NFL opens to full stadiums as COVID-19 surges

Tampa Bay Buccaneers fans tailgate outside Raymond James Stadium before an NFL football game against the Dallas Cowboys Thursday, Sept. 9, 2021, in Tampa, Fla.

Tampa Bay Buccaneers fans tailgate outside Raymond James Stadium before an NFL football game against the Dallas Cowboys Thursday, Sept. 9, 2021, in Tampa, Fla. (Mark LoMoglio, Associated Press)


4 photos

TAMPA, Fla. — Tom Brady calmly ran out from a smoke-filled tunnel, leading the defending Super Bowl champion Buccaneers onto the field Thursday night against the Dallas Cowboys in front of a full stadium for the first time since COVID-19 upended the world and changed the way sports were viewed.

The NFL kicked off its biggest season — teams are playing a 17-game schedule — with no capacity limitations as the league follows the NBA, NHL, MLB, NCAA and others in opening its doors to soldout stadiums.

While there were no restrictions in the preseason, stadiums weren't completely filled as many fans skip exhibition games.

That wasn't the case at Raymond James Stadium with more than 65,000 fans coming out to see the Buccaneers celebrate their championship before beginning defense of their crown.

"Seven months ago, we made NFL history," owner Bryan Glazer told the screaming fans during a brief pre-game ceremony. "There was one thing missing: All of you. Welcome back to Raymond James Stadium."

Thousands of fans gathered outside the stadium before the game, eating, drinking and enjoying the atmosphere as they waited for gates to open. Once they did, the party moved inside.

Fans are returning as COVID-19 surges, with about 150,000 news cases daily. The delta variant is filling hospitals, children are getting sick, and some schools are abruptly switching back to remote learning because of outbreaks. The U.S. death toll stands at more than 650,000, with one major forecast model projecting it will top 750,000 by Dec. 1 — deep into the NFL season.

"We and our clubs are in daily and regular conversations with local and state authorities, but as we sit here right now, we don't anticipate any reduction in capacity this year," Peter O'Reilly, NFL executive vice president of club business and events, said in the league's last briefing.

"We really feel good about where we stand, given the vaccination rates across the country, and feel as though we will be able to move through the season. Obviously, we don't take anything for granted; we work closely on all of our protocols, working with and under the guidance of those state and local authorities. As we sit here today, all 30 stadiums are able to be at full capacity and that's how we expect to go through the season in lockstep with those local and state authorities."

NFL teams can have different stadium policies and protocols. The Seattle Seahawks, Las Vegas Raiders and New Orleans Saints are requiring fans to provide proof of vaccination to enter. Other teams may join them along the way.

College football's first full weekend included some stadiums filled to capacity — more fans than will attend most NFL games.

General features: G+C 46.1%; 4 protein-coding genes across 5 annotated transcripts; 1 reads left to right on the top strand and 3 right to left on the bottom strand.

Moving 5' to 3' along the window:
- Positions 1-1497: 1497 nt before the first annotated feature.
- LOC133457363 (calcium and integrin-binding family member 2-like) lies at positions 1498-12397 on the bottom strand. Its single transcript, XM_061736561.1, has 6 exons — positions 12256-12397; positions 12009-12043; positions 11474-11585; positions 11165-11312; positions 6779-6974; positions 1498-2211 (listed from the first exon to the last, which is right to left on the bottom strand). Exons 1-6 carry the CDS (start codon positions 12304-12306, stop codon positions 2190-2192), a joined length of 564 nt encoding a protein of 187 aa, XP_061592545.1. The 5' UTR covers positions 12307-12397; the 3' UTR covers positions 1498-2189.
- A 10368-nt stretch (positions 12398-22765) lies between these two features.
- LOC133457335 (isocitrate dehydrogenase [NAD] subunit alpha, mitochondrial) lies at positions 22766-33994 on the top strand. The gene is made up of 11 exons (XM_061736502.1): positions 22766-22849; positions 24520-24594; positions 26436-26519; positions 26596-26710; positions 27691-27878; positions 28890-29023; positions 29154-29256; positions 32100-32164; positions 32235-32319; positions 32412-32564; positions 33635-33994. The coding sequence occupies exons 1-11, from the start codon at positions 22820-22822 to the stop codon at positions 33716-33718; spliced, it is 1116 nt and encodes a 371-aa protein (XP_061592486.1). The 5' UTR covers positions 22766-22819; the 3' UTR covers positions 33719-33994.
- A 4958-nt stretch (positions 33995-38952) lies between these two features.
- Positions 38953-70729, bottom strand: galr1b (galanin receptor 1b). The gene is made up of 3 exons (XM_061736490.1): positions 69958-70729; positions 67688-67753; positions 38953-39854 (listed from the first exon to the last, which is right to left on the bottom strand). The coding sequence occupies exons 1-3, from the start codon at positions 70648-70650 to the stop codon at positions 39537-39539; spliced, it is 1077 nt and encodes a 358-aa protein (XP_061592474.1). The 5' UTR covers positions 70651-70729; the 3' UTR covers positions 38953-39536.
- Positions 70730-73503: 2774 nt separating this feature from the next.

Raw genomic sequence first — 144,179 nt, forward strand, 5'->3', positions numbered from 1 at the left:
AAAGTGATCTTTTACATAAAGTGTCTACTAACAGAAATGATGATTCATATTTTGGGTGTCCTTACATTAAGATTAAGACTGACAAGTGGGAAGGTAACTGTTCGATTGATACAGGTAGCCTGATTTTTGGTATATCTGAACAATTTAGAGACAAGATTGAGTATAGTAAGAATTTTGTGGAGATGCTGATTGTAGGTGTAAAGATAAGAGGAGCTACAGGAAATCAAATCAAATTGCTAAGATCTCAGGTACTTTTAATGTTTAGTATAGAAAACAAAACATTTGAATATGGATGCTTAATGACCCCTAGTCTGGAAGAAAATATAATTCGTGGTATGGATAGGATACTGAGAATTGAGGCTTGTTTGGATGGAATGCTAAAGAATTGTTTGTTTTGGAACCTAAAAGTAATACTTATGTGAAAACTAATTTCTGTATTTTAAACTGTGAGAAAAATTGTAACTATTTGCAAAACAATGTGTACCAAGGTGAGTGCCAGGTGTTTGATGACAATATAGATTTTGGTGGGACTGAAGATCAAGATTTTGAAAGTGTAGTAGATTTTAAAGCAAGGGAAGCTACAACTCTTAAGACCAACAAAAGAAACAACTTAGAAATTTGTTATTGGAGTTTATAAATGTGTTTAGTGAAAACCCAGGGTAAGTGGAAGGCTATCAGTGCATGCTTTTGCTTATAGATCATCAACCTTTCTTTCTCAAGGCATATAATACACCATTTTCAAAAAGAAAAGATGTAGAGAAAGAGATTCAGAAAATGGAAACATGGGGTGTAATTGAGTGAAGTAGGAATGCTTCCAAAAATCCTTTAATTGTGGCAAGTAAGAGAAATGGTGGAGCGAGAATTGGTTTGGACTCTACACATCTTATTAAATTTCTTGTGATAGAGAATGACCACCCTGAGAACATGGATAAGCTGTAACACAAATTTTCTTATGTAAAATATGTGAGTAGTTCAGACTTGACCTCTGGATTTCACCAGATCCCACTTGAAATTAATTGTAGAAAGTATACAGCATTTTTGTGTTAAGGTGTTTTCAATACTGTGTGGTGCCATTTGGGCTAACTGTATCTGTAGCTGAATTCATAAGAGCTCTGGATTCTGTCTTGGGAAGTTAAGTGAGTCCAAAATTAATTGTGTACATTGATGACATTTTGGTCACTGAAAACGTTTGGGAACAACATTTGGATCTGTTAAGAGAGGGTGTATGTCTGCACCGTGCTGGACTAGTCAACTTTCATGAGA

"While people are still getting sick, people aren't dying at the same rate, according to the statistics. That's the key," said Dr. Rand McLain, chief medical officer of Live Cell Research Health.

"You go back to where it started, hospitals were loading up and an inordinate amount of people were dying. We're past that now at least at this time, though we have the delta variant and the mu variant beating the vaccines. From there, being outside is a huge plus. You're not seeing the transmission when there's a breeze blowing."

The Buccaneers have relaxed several protocols. Fans will not be temperature screened and masks are not required, but are encouraged for indoor spaces, regardless of vaccination status. Few fans wore masks inside one of the stadium's club suites.

"We're vaccinated, we followed all the rules and we're not afraid," said Bucs fan Terry Leonas, who snagged a pair of tickets last minute off a friend who couldn't make the game.

Another group of fans wore masks in the seats despite being outside.

"We're not taking any chances," said Carl Esperson, the lone Cowboys fan among six friends wearing their Bucs jerseys."

They lowered their masks for a photo and to sip their beers.

The Tampa Sports Authority is continuing with enhanced cleaning and disinfection of high-traffic areas. All restrooms have been retrofitted with touchless fixtures and all concession stands will have plexiglass dividers, with staff wearing masks. All parking lots and concessions will continue to be completely cashless this season.

"As we have stated all along, our top priority has been, and continues to be, the safety of all players, coaches, staff and fans at our games," said Buccaneers chief operating officer Brian Ford.

A Florida judge ruled Wednesday that the state cannot enforce a ban on public schools mandating the use of masks to guard against the coronavirus, while an appeals court sorts out whether the ban is ultimately legal.

The league hasn't mandated vaccines for players but strongly encouraged it with strict protocols for those who don't get the shot. Entering the season opener, 93.5% percent of players are vaccinated. Seventeen teams are above 95%, with the Buccaneers and Falcons at 100%.

Unvaccinated players are tested daily and must follow rigid protocols. Fully vaccinated players are being tested weekly instead of every 14 days, as they were during training camp.

The NFL Players Association wants daily COVID-19 testing for fully vaccinated players, but the league isn't requiring it yet.

Photos

Rob Maaddi

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